Wellness Wednesday: Colorectal Cancer Screenings Save Lives

March is Colorectal Cancer Awareness Month. No one wants to talk about it; but colorectal cancer screening saves lives. If you’re 50 years old or older, talk to your doctor about getting screened.

AA couple bicyclesColorectal cancer (cancer of the colon or rectum) is the second leading cause of cancer deaths, among cancers that affect both men and women, in the U.S. Every year, about 140,000 Americans are diagnosed with colorectal cancer, and more than 50,000 people die from it. But this disease is highly preventable, by getting screened beginning at age 50.


About 1 in 3 adults between 50 and 75 years old–about 23 million people–are not getting tested as recommended.


What You Can Do

  • If you’re aged 50 to 75, get screened for colorectal cancer. Screenings help prevent colorectal cancer by finding precancerous polyps so they can be removed. Screening also finds this cancer early, when treatment can be most effective.
  • Be physically active.
  • Maintain a healthy weight.
  • Don’t drink too much alcohol.
  • Don’t smoke.

Fast Factsccs_ads_300x250_final2

  • Risk increases with age. More than 90% of colorectal cancers occur in people aged 50 and older.
  • Precancerous polyps and colorectal cancer don’t always cause symptoms, especially at first. You could have polyps or colorectal cancer and not know it. That is why having a screening test is so important. If you have symptoms, they may include—
    • Blood in or on the stool.
    • Stomach pain, aches, or cramps that do not go away.
    • Losing weight and you don’t know why.
    • These symptoms may be caused by something other than cancer. If you have any of them, see your doctor.
  • Some people are at a higher risk than others for developing colorectal cancer. If you think you may be at high risk, talk to your doctor about when and how often to get tested.

Screenings Tests

There are several screening test options. Talk with your doctor about which is right for you.

  • Colonoscopy (every 10 years).
  • High-sensitivity fecal occult blood test (FOBT), stool test or fecal immunochemical test (FIT) (every year).
  • Sigmoidoscopy (every 5 years, with FOBT every three years).

eightyby2018

Mercy Health System has joined with more than 1,000 organizations who have pledged to work together to increase the nation’s colorectal cancer screening rates and embrace the goal of reaching 80% screened for colorectal cancer by 2018.

80% by 2018 was developed through the National Colorectal Cancer Roundtable (NCCR) initiative with the goal of screening 80% of those aged 50 and older for colorectal cancer by the year 2018. The NCCR was co-founded by the American Cancer Society and the Centers for Disease Control and Prevention.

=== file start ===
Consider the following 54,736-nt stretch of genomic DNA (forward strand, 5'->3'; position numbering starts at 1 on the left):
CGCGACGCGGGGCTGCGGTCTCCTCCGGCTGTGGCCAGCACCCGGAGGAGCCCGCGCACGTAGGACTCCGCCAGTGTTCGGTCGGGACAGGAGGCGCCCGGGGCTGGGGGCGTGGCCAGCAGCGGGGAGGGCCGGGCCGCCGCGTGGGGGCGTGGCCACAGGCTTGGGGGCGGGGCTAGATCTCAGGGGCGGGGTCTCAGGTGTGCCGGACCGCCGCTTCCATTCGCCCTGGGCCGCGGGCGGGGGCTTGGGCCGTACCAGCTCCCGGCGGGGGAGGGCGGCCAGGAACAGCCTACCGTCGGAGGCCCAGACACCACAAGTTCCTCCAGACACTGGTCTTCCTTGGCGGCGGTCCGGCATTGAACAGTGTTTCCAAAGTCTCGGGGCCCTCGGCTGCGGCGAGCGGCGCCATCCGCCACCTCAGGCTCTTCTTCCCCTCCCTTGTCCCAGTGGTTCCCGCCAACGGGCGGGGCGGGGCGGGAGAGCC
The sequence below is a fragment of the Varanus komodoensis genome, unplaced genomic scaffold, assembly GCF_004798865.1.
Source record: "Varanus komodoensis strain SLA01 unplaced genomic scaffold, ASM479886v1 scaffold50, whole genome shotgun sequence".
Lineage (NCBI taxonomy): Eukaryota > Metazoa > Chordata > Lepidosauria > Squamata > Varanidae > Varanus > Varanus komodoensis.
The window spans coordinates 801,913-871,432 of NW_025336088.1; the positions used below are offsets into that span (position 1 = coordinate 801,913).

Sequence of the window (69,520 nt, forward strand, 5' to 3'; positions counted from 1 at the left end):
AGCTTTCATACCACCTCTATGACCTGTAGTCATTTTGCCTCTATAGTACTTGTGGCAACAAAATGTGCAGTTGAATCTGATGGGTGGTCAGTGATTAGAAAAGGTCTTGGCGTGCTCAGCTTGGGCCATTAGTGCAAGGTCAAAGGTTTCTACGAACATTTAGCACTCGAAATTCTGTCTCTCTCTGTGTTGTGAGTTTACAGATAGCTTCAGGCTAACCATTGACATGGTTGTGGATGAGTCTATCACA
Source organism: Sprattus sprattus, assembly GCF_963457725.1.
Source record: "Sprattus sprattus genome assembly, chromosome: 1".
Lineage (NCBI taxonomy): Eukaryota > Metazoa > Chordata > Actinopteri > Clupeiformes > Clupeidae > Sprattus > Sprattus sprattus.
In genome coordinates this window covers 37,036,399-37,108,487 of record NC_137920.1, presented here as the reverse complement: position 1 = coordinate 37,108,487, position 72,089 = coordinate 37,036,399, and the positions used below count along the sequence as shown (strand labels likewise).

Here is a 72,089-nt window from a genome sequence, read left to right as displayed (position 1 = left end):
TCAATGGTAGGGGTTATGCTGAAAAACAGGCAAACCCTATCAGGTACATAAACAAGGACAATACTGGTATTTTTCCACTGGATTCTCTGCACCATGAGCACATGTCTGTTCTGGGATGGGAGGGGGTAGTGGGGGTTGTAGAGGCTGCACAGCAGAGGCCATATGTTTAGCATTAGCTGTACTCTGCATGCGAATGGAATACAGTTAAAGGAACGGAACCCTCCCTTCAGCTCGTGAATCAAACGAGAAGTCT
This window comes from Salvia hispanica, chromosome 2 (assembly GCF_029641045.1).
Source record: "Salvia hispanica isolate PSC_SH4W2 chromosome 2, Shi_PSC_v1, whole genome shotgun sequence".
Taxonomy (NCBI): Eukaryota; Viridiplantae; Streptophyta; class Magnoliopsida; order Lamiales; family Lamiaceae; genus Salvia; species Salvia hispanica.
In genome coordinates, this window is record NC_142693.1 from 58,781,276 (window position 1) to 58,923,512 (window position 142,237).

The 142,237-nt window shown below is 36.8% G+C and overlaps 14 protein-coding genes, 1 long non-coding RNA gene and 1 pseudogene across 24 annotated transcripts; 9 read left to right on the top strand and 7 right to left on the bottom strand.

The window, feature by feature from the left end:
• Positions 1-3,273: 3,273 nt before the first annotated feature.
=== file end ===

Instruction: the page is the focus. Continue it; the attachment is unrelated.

If we can achieve 80% by 2018, 277,000 fewer people will be diagnosed with colorectal cancer and 203,000 lives will be saved by 2030.


eightyby2018_emblem-01
Across the country, approximately 1 in 3 adults, around 23 million people aged 50 and 75 years old are not getting screened for colorectal cancer as recommended. Within the Mercy Health System service area alone, 33% of adults have not received colorectal screenings in the past 10 years.

Source: Centers for Disease Control and Prevention


More Information

NCCR: 80% by 2018

Colorectal Cancer Screening Fact Sheet

Colorectal Cancer Screening Saves Lives

Vital Signs: Colorectal Cancer Tests Save Lives

Wellness Wednesday: Screening for Cervical Cancer

As we said last week, more than 12,000 women in the U.S. are diagnosed with cervical cancer each year. Cervical cancer is the second most common type of cancer for women worldwide. But since it is usually slow developing, it is one of the most preventable types of cancer.

prevent-cervical-cancerJust this week, we learned that Erin Andrews, Fox sportscaster and co-host of ABC’s Dancing with the Stars, had surgery for cervical cancer last fall. Her cancer was discovered during a routine exam, after which she had two surgical procedures and was given the all clear by her physician.

This highlights the importance of routine screenings for all women. With the proper screening and routine examinations, this type of cancer can be found in its early stages, and women can make a complete recovery.

Cervical cancer usually develops slowly over time. Before cancer appears in the cervix, the cells of the cervix go through changes known as dysplasia, in which abnormal cells begin to appear in the cervical tissue. Over time, the abnormal cells may become cancer cells and start to grow and spread more deeply into the cervix and to surrounding areas.

What is Cervical Cancer Screening?

Early cervical cancer may not cause signs or symptoms. Women should have regular check-ups, including tests to check for human papillomavirus (HPV) or abnormal cells in the cervix.

  • A Pap test (or Pap smear) looks for pre-cancers or cell changes on the cervix that might become cervical cancer if they are not treated appropriately.
  • The HPV test looks for the virus (human papillomavirus) that can cause these cell changes.

A Pap test is recommended for all women between the ages of 21 and 65 years old, and can be done in a doctor’s office or clinic. During the Pap test, the doctor will collect a few cells and mucus from the cervix and the area around it. The cells are then placed on a slide or in a bottle of liquid and sent to a laboratory. If you get the HPV test along with the Pap test, the cells collected during the Pap test will be tested for HPV at the laboratory.

Screening Recommendations